Caden Marshall said he feels good in women’s clothing, but does not always feel comfortable shopping for it in public.
The sophomore ASL-English interpretation and musical theatre double major found out about Columbia’s version of a free thrift store, the Columbia Rack, located on the fourth floor of the 618 S. Michigan Ave. building, two years ago while looking for on-campus events with free food. In an attempt to get free waffles at a Student Diversity and Inclusion event, he found a three-piece suit that fit him perfectly.
At the Rack, everything is mixed, Marshall said, and this breaks boundaries and allows people to experiment.
Matthew Rillie, coordinator of Student Support and Engagement for SDI, said the Columbia Rack is a safe place to find clothing that feels good for students. If a student needs clothing, they can visit the Rack; if they need food, the college has a food pantry; and if a student is in need of emergency funding, they can apply for money from the college.
The Columbia Rack began as clothing swaps hosted in 2017 by Columbia Pride, Columbia’s LGBTQ+ student group.
In 2018, SDI decided to make it a permanent resource, where students can go any day year-round to get free clothing or other hygiene products needed.
“Having clothing feels affirming; it feels good; it feels so you … and there are a lot of barriers to getting there,” Rillie said. “Especially if you are a queer trans student and you are wanting to explore what clothing feels good to you.”
Cost, safety and feeling uncomfortable are some of the barriers trans students may face when shopping for new styles, Rillie said.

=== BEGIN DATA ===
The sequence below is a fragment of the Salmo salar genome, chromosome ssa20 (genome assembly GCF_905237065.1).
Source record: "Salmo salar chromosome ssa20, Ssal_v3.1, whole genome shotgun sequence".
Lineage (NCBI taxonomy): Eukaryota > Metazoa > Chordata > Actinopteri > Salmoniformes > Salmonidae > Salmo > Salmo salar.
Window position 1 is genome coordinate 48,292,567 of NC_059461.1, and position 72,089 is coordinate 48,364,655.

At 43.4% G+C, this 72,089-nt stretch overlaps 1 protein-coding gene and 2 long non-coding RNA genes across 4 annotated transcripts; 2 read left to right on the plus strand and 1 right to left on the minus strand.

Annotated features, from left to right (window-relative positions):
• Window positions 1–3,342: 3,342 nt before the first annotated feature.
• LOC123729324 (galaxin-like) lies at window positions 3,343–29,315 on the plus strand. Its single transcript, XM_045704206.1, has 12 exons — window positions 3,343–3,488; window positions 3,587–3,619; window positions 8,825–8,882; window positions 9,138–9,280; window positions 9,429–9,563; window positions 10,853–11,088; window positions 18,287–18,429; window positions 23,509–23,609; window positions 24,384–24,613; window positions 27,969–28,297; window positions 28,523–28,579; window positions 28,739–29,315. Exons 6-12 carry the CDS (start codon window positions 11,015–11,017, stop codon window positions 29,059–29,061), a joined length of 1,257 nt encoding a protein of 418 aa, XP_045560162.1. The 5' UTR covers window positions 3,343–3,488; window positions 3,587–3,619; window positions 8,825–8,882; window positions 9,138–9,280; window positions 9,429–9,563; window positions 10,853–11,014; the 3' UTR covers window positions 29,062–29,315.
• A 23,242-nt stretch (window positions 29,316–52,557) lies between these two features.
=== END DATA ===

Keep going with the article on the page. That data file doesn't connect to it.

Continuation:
When the pandemic began, Marshall noticed many of his friends questioned their gender identity, and he has been going to the Rack regularly and brings friends who are looking for clothes that fit their gender identity better.
Kari Sommers, associate dean of Student Life, said as a culture, people think of college as a magical and perfect time, but that is not always the case.
“Students face real-life challenges when they’re in college, and we want to make sure that we have a comprehensive strategy and approach for serving students in need until they can get back on their feet and work through it,” Sommers said.
Amanda Burris, a sophomore graphic design major, said when she started college in Fall 2019, their family was going through financial hardship.
“My dad was unemployed. I was working full-time during that semester, and I was like, ‘It’d be really nice to get a couple hundred bucks just to have some food money,'” Burris said.
At the time, Burris knew Columbia Cares existed, but she did not know how to apply for it. When the pandemic hit and Columbia started advertising it more, she was able to get enough money to pay off their credit card and apartment bills, and she was able to visit their family in Missouri.
Students can apply for emergency funds and care packages through the Columbia Cares website or by emailing the Dean of Students Office, firstname.lastname@example.org, with a short description of their current situation. Faculty, staff and students can also apply on behalf of other students.
Anyone can donate to Columbia Cares through the college’s giving page or by dropping clothes and other essential items or food at the SDI and Student Relations offices.
The Student Government Association created a list of food essentials for people to buy if they want to donate food for care packages.
“If you’re going to go shopping, we have the preferred inventory list available on the website,” Sommers said. “That’s the list the student government developed for us to make sure that they’re student-friendly foods.”
Rillie said they want to challenge the idea of students not asking for help until they reach rock bottom.
“We celebrate when every single student comes in to claim a resource that is for them,” Rillie said. “The Rack is not a charity.”